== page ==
. . . .

Of the items that Ms Bensouda had requested she was only able to obtain the details of four the vehicles Mr Kenyatta owned or regularly used between November 1, 2007 and April 1, 2008. These were obtained with the consent of the accused.

In fact, Lands secretary Charity Ngilu, in a letter that was read to the court, said that “doing the best with the resources and time available to us, we have not located any land, title or property registered under the name of Uhuru Muigai Kenyatta.”

. . . .

. . . .

The Chamber also trashed arguments by the AG that the “work of prosecution investigators was being outsourced to the Kenyan government”. The judges, Kuniko Ozaki, Geoffrey Henderson and Robert Fremr, also validated the extensive requests by ICC prosecutors.

“It is a reasonable investigative premise that an accused with access to substantial resources may choose to act through various intermediary entities, as this would in particular, reduce the traceability of transactions intended to further a criminal purpose,” they said.

Githu had dismissed the request by Prosecution Chief Fatou Bensouda as irrelevant to the charges and too broad. The wide-ranging requests, which were made public for the first time late Tuesday seeks disclosure of the President’s records for about three years beginning June 1, 2007 to December 15, 2010.

“Investigations inquiries may not be confined merely to the immediate period of the violence,” the judges ruled. “In the context of certain records, a longer time period may also be justified for comparison purposes where pattern of activity may be significant in revealing unusual communication or transactions.”

This is the second time the ICC Judges are asking the Kenyan authorities to use compulsion to comply with its cooperation obligations to the court. The judges have threatened to refer Kenya to the Assembly of State Parties if it declines to disclose the records.

Already, a separate chamber has issued orders to the govern- ment to compel nine witnesses to testify against Deputy President William Ruto and his co-accused, journalist Joshua Sang. Uhuru’s trial is set to begin on October 7.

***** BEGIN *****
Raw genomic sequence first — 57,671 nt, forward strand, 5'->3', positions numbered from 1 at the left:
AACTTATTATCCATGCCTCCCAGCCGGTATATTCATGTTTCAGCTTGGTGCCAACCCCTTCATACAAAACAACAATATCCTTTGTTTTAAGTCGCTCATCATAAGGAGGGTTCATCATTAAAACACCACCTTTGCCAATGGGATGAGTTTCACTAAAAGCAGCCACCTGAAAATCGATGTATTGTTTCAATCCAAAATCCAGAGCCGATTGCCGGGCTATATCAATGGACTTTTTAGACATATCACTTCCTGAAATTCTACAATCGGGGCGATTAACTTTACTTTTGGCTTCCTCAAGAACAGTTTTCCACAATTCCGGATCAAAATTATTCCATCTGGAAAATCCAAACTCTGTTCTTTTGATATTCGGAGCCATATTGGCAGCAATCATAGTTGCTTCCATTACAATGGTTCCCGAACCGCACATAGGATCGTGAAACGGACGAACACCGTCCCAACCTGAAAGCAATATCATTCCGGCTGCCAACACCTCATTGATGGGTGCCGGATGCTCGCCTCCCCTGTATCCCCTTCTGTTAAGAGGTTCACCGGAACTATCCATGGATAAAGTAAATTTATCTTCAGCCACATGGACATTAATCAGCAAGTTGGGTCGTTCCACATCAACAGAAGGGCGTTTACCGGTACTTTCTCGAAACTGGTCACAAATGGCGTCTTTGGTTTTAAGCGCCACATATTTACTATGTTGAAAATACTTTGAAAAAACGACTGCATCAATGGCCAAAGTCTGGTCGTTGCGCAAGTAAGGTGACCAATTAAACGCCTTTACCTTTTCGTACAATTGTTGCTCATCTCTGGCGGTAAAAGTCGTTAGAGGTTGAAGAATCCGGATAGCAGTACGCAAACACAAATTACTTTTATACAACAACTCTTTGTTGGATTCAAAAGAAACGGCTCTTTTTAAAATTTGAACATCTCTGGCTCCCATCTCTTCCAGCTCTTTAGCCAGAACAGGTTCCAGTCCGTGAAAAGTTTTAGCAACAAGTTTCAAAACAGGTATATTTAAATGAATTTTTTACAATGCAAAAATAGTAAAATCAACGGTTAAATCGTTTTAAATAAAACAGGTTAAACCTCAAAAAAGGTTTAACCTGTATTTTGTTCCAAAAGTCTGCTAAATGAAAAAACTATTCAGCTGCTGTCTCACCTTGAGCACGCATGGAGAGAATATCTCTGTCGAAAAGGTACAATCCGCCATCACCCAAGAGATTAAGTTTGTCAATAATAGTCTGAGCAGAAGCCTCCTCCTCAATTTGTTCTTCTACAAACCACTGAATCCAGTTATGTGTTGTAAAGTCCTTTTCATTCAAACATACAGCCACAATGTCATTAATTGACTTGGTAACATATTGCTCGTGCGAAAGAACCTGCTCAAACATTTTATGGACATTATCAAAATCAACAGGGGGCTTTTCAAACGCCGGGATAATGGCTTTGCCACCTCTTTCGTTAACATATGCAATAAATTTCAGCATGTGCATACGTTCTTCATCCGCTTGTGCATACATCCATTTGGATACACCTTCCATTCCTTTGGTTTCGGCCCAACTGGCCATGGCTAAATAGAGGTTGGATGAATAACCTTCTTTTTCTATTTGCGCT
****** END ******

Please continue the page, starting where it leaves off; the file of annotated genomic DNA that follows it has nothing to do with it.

. . . .

If you are in Washington for the Africa Summit or otherwise on August 7 you can have dinner with H.E. Kenyatta at the Grand Hyatt from 7-9pm, sponsored by the Corporate Council on Africa, for $200 if you are not a member of the Council, or $100 if your are.  Members (only) may wish to join H.E. Teodoro Obiang of Equitorial Guinea, starting at 6pm that night at the St. Regis.  Perhaps with a good driver you can catch both.  To register follow the links here; the Council is also hosting several less controversial events surrounding the Summit.

 

Listening . . .

Image

Waterbuck

Please excuse my lack of posting. I am taking extra time to read and listen.

In case you missed it, here is Joel Barkan’s list from Foreign Affairs, “What to Read on Kenyan Politics”.

And from AfriCOG: “Why Westgate Is About Governance But Not Security Or The ICC”.

Famed photojournalist Mo Dhillon responds to AU on the ICC trials: “African Unity leading Africa towards disaster”

Sir Mohinder Dhillon, renowned Kenyan photographer, photojournalist and filmmaker shared this new essay which he also submitted to the ICC judges:

“GADDAFI AND MUSEVENI”
Gaddafi and Museveni

African Unity leading Africa towards disaster.

I’d like to challenge the AU to tell me which tribunal or judiciary in Africa will ever convict a sitting Head of State. This attempt to renege on a commitment to the ICC is nothing more than a sinister plot by Africa’s dictators to save themselves from any kind of accountability. It was initiated by the late Colonel Gaddafi, who bailed the AU out of a financial crisis, thereby buying the loyalty of other African leaders whose necks were also on the line. To save himself from international justice, he wanted Africa out of the reach of the ICC. Shame on such leaders! Contrary to any suggestion of restoring national sovereignty, the aim of these people is for Africa to be out of the Rome Treaty so that they can continue with their evil intentions where money and power counts for everything and the ordinary African can rot.

Our memories in Africa are very short, particularly in the case of perpetrators of genocide, rape and murder. Those who support the AU line that accused Kenyans should be tried locally should remember that not so long ago Parliament and other local bodies preferred to hand over cases to ICC. Remember the slogan that was on the lips of all Kenyans:  “Don’t be Vague, Ask for Hague”. Kenya was given 12 months to put their act together and they did not move an inch. Kenyan authorities were going to investigate several thousand of other perpetrators but none was investigated due to lack political will despite some of perpetrators were recognizable carrying out crimes against humanity. AU is becoming laughing stock in promoting impunity.